Dear Dr. Roach: Can you tell me why the Johnson & Johnson vaccinations only requires one shot to be considered fully vaccinated as opposed to the others that require two shots? I understand some vaccinations require a booster shot. But usually it’s months or a year or two before the second one is required, if I remember giving my kids their vaccinations and the scheduling requirements. And no, I’m not vaccinated yet.

I have trouble with things that are being shoved down my throat, requiring me to sign off on my rights, as this obviously hasn’t been put through normal tests. I didn’t have to sign off on any vaccinations for all three of my children, so I’m not sure why they’re expecting me to sign off on these ones – other than the fact that they’ve been rushed and the manufacturing companies don’t want to be liable for the mistakes that they’ve possibly made. – B.E.

Answer: Many vaccines require multiple doses. Maybe you’ve forgotten, but hepatitis B is three shots; DTaP is five shots; polio is four shots for the primary sequence. Our immune system is very good, but repeated exposure to a germ helps our immune system learn how to fight off invaders.

The Johnson & Johnson vaccine uses a viral vector technology, different from the Moderna or Pfizer vaccines, which use mRNA. All three of those vaccines are effective at preventing serious illness and death from COVID-19. Early data from the Johnson & Johnson vaccine showed very high effectiveness after one dose. However, data presented in October showed that giving a booster shot after the Johnson & Johnson vaccine dramatically improved the immune response. Giving a second dose of Johnson & Johnson increased the neutralizing antibody level in the blood more than fourfold. However, giving a booster dose of the Moderna vaccine to people who had a single dose of the Johnson & Johnson vaccine increased the neutralizing antibodies by 75-fold.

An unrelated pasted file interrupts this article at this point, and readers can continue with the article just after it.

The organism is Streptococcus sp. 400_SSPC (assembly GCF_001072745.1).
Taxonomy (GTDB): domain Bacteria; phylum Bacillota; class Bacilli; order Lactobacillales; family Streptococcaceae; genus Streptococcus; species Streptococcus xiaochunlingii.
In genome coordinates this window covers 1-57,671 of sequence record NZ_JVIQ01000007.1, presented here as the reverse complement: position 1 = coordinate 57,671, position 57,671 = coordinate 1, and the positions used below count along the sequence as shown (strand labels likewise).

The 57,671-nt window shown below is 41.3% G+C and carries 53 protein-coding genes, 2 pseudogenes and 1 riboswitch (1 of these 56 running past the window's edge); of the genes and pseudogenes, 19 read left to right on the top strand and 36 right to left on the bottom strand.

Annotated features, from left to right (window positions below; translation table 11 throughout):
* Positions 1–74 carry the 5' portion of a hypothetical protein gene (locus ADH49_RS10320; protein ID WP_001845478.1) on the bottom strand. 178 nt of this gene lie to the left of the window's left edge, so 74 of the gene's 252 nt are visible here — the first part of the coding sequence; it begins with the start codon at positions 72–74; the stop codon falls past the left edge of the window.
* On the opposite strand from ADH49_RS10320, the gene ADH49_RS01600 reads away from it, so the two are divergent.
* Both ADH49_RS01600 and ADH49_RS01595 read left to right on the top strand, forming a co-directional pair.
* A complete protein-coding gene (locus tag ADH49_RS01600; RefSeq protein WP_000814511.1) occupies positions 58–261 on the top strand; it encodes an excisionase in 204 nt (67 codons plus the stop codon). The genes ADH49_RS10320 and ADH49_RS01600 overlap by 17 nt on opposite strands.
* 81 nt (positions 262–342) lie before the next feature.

I do understand that nobody likes to be forced to get a medical procedure done, especially one, like COVID-19 vaccines, that has not been around a long time. There are some important reasons why you should still get it. The most important is that COVID-19 has killed over 5 million people worldwide as of this writing, including more than 800,000 in the U.S.

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